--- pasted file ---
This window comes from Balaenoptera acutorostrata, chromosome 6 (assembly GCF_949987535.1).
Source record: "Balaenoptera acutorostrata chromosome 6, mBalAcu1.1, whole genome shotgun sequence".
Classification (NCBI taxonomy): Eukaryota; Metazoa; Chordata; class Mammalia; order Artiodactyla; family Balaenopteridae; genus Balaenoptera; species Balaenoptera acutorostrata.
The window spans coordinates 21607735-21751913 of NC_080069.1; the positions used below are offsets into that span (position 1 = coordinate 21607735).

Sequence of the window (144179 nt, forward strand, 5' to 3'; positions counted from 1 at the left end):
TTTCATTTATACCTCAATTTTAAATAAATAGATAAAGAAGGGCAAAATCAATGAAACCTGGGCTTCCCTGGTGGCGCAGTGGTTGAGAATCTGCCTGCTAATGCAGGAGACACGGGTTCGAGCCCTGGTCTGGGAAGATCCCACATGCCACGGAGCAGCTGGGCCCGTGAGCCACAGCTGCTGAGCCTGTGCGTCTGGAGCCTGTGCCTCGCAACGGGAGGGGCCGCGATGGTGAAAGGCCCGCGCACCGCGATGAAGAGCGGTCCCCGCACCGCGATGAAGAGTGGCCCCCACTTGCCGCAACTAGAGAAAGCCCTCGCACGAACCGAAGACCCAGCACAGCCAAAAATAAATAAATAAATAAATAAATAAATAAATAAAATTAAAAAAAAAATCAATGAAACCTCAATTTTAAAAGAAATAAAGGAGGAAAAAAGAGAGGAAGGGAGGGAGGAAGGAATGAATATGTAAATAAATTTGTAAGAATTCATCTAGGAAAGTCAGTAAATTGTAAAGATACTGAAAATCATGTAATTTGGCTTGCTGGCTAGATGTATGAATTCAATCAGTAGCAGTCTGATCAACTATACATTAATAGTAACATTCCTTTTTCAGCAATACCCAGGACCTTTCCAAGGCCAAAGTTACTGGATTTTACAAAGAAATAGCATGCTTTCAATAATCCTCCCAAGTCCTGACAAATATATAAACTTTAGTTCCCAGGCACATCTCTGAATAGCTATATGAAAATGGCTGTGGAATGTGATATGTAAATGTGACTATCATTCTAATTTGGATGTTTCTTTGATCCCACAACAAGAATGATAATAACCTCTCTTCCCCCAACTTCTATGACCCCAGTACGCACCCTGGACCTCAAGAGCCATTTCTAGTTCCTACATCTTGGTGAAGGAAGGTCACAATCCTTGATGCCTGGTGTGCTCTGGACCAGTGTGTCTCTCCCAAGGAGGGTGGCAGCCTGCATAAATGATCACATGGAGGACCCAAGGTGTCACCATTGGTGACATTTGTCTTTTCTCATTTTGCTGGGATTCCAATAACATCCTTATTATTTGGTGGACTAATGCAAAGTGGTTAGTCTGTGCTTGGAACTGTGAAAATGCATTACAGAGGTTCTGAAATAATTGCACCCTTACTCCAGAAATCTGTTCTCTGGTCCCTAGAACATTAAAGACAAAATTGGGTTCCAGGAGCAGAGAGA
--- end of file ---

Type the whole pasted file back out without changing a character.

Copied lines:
This window comes from Balaenoptera acutorostrata, chromosome 6 (assembly GCF_949987535.1).
Source record: "Balaenoptera acutorostrata chromosome 6, mBalAcu1.1, whole genome shotgun sequence".
Classification (NCBI taxonomy): Eukaryota; Metazoa; Chordata; class Mammalia; order Artiodactyla; family Balaenopteridae; genus Balaenoptera; species Balaenoptera acutorostrata.
The window spans coordinates 21607735-21751913 of NC_080069.1; the positions used below are offsets into that span (position 1 = coordinate 21607735).

Sequence of the window (144179 nt, forward strand, 5' to 3'; positions counted from 1 at the left end):
TTTCATTTATACCTCAATTTTAAATAAATAGATAAAGAAGGGCAAAATCAATGAAACCTGGGCTTCCCTGGTGGCGCAGTGGTTGAGAATCTGCCTGCTAATGCAGGAGACACGGGTTCGAGCCCTGGTCTGGGAAGATCCCACATGCCACGGAGCAGCTGGGCCCGTGAGCCACAGCTGCTGAGCCTGTGCGTCTGGAGCCTGTGCCTCGCAACGGGAGGGGCCGCGATGGTGAAAGGCCCGCGCACCGCGATGAAGAGCGGTCCCCGCACCGCGATGAAGAGTGGCCCCCACTTGCCGCAACTAGAGAAAGCCCTCGCACGAACCGAAGACCCAGCACAGCCAAAAATAAATAAATAAATAAATAAATAAATAAATAAAATTAAAAAAAAAATCAATGAAACCTCAATTTTAAAAGAAATAAAGGAGGAAAAAAGAGAGGAAGGGAGGGAGGAAGGAATGAATATGTAAATAAATTTGTAAGAATTCATCTAGGAAAGTCAGTAAATTGTAAAGATACTGAAAATCATGTAATTTGGCTTGCTGGCTAGATGTATGAATTCAATCAGTAGCAGTCTGATCAACTATACATTAATAGTAACATTCCTTTTTCAGCAATACCCAGGACCTTTCCAAGGCCAAAGTTACTGGATTTTACAAAGAAATAGCATGCTTTCAATAATCCTCCCAAGTCCTGACAAATATATAAACTTTAGTTCCCAGGCACATCTCTGAATAGCTATATGAAAATGGCTGTGGAATGTGATATGTAAATGTGACTATCATTCTAATTTGGATGTTTCTTTGATCCCACAACAAGAATGATAATAACCTCTCTTCCCCCAACTTCTATGACCCCAGTACGCACCCTGGACCTCAAGAGCCATTTCTAGTTCCTACATCTTGGTGAAGGAAGGTCACAATCCTTGATGCCTGGTGTGCTCTGGACCAGTGTGTCTCTCCCAAGGAGGGTGGCAGCCTGCATAAATGATCACATGGAGGACCCAAGGTGTCACCATTGGTGACATTTGTCTTTTCTCATTTTGCTGGGATTCCAATAACATCCTTATTATTTGGTGGACTAATGCAAAGTGGTTAGTCTGTGCTTGGAACTGTGAAAATGCATTACAGAGGTTCTGAAATAATTGCACCCTTACTCCAGAAATCTGTTCTCTGGTCCCTAGAACATTAAAGACAAAATTGGGTTCCAGGAGCAGAGAGA